The Watergate scandal may have been rooted in Richard Nixon’s alleged efforts to sabotage the 1968 Paris peace talks, but this story has never fully been told – partly because the Washington Post remained silent on it, explains Garrick Alder.
In the wake of another deadly school shooting in Florida, the lessons of past massacres in Vietnam can teach us about U.S. violence and the need to reform unchecked gun culture, discusses Lawrence Davidson.
On January 31, 1968, Viet Cong forces attacked the U.S. Embassy in Saigon as part of the Tet Offensive, a turning point in the Vietnam War. On the eve of the 50th anniversary, veteran war correspondent Don North takes us back…
A preoccupation with the “win-ability” of the Vietnam War has persisted among U.S. military commanders who doggedly pursue the War on Terror, despite all indications of the disastrous reality of both conflicts, writes U.S. Army Major Danny Sjursen for TomDispatch.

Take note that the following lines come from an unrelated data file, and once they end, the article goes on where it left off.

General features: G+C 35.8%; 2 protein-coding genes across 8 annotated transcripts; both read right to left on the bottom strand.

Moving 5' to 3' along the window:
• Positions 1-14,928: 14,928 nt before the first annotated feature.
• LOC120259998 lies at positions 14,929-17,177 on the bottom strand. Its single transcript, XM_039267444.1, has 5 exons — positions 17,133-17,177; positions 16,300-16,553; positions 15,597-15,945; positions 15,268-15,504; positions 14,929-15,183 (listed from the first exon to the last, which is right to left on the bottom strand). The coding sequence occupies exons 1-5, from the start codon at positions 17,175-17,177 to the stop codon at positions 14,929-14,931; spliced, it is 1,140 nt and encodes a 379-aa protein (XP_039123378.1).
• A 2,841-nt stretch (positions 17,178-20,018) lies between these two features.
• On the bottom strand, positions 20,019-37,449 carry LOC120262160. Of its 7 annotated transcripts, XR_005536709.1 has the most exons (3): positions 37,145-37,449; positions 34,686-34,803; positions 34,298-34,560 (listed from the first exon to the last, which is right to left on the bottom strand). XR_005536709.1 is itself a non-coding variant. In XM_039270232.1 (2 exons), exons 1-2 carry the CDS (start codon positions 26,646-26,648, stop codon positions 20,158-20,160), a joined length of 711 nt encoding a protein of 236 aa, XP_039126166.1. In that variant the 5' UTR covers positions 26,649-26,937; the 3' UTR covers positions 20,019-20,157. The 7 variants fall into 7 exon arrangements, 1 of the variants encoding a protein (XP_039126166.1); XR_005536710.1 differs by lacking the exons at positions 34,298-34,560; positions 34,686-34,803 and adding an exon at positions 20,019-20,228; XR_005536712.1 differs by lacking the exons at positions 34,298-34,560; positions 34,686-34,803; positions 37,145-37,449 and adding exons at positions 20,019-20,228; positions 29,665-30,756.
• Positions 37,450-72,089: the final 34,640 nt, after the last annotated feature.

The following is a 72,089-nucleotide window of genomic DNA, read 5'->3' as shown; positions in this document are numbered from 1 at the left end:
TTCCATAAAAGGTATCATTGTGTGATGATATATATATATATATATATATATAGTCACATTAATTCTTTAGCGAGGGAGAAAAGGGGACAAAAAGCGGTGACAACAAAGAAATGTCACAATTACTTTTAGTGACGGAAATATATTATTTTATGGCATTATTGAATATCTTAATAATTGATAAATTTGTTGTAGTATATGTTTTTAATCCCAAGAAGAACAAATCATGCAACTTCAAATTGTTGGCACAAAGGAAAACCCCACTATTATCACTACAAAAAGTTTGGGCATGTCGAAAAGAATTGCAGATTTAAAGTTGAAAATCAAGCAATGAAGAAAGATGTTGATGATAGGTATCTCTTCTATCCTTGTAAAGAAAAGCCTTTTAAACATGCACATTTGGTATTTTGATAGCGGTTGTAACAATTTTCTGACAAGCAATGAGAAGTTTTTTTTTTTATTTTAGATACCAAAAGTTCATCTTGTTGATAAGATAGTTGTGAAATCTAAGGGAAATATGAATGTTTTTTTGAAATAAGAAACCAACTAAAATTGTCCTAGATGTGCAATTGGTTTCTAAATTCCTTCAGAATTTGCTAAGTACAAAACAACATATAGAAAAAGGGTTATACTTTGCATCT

The U.S. government may pretend to respect a “rules-based” global order, but the only rule Washington seems to follow is “might makes right” — and the CIA has long served as a chief instigator and enforcer, writes Nicolas J.S. Davies.
The U.S. government’s crime of saturating large swaths of Vietnam with poisonous Agent Orange got short shrift in PBS’ “The Vietnam War,” but it remains an ongoing calamity, write Marjorie Cohn and Jonathan Moore.
Americans like to view their country as a force for peace in the world when the historical reality is almost the opposite, a reality ignored by the PBS Vietnam War documentary, writes Lawrence Davidson.
For decades, the U.S. mainstream media has shied away from a clear-eyed view of the Vietnam War, not wanting to offend the war’s apologists, a residue of which tainted the recent PBS series, as John Pilger told Dennis J Bernstein.